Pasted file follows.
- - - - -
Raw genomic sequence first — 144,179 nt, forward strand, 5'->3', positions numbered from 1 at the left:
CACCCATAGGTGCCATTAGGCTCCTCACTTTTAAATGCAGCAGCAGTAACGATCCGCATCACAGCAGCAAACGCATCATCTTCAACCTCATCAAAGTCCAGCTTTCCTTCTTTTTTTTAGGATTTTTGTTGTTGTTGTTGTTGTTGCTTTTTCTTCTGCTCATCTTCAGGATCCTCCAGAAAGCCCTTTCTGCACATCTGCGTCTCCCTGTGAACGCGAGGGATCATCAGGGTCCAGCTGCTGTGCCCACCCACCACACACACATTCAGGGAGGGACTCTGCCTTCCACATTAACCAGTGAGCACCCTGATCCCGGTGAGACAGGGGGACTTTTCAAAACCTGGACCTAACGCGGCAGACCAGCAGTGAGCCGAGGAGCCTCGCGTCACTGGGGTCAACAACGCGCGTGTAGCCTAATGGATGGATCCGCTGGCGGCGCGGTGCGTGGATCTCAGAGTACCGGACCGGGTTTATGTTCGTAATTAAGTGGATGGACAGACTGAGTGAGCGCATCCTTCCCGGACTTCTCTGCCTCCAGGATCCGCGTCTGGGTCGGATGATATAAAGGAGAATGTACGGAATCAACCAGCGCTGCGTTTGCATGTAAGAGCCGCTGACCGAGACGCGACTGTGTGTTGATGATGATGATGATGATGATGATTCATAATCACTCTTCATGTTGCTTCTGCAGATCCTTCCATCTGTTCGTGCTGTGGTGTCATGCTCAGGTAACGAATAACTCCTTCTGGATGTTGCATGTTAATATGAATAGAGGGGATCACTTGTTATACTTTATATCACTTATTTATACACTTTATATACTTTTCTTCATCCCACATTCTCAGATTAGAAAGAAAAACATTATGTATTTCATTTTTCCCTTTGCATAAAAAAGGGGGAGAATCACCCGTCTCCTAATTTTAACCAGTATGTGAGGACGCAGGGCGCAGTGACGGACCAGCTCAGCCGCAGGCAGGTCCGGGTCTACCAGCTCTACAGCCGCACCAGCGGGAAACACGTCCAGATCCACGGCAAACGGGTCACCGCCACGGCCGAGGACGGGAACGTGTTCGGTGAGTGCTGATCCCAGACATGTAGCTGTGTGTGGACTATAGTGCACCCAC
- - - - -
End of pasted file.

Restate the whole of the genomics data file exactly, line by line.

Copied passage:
Raw genomic sequence first — 144,179 nt, forward strand, 5'->3', positions numbered from 1 at the left:
CACCCATAGGTGCCATTAGGCTCCTCACTTTTAAATGCAGCAGCAGTAACGATCCGCATCACAGCAGCAAACGCATCATCTTCAACCTCATCAAAGTCCAGCTTTCCTTCTTTTTTTTAGGATTTTTGTTGTTGTTGTTGTTGTTGCTTTTTCTTCTGCTCATCTTCAGGATCCTCCAGAAAGCCCTTTCTGCACATCTGCGTCTCCCTGTGAACGCGAGGGATCATCAGGGTCCAGCTGCTGTGCCCACCCACCACACACACATTCAGGGAGGGACTCTGCCTTCCACATTAACCAGTGAGCACCCTGATCCCGGTGAGACAGGGGGACTTTTCAAAACCTGGACCTAACGCGGCAGACCAGCAGTGAGCCGAGGAGCCTCGCGTCACTGGGGTCAACAACGCGCGTGTAGCCTAATGGATGGATCCGCTGGCGGCGCGGTGCGTGGATCTCAGAGTACCGGACCGGGTTTATGTTCGTAATTAAGTGGATGGACAGACTGAGTGAGCGCATCCTTCCCGGACTTCTCTGCCTCCAGGATCCGCGTCTGGGTCGGATGATATAAAGGAGAATGTACGGAATCAACCAGCGCTGCGTTTGCATGTAAGAGCCGCTGACCGAGACGCGACTGTGTGTTGATGATGATGATGATGATGATGATTCATAATCACTCTTCATGTTGCTTCTGCAGATCCTTCCATCTGTTCGTGCTGTGGTGTCATGCTCAGGTAACGAATAACTCCTTCTGGATGTTGCATGTTAATATGAATAGAGGGGATCACTTGTTATACTTTATATCACTTATTTATACACTTTATATACTTTTCTTCATCCCACATTCTCAGATTAGAAAGAAAAACATTATGTATTTCATTTTTCCCTTTGCATAAAAAAGGGGGAGAATCACCCGTCTCCTAATTTTAACCAGTATGTGAGGACGCAGGGCGCAGTGACGGACCAGCTCAGCCGCAGGCAGGTCCGGGTCTACCAGCTCTACAGCCGCACCAGCGGGAAACACGTCCAGATCCACGGCAAACGGGTCACCGCCACGGCCGAGGACGGGAACGTGTTCGGTGAGTGCTGATCCCAGACATGTAGCTGTGTGTGGACTATAGTGCACCCAC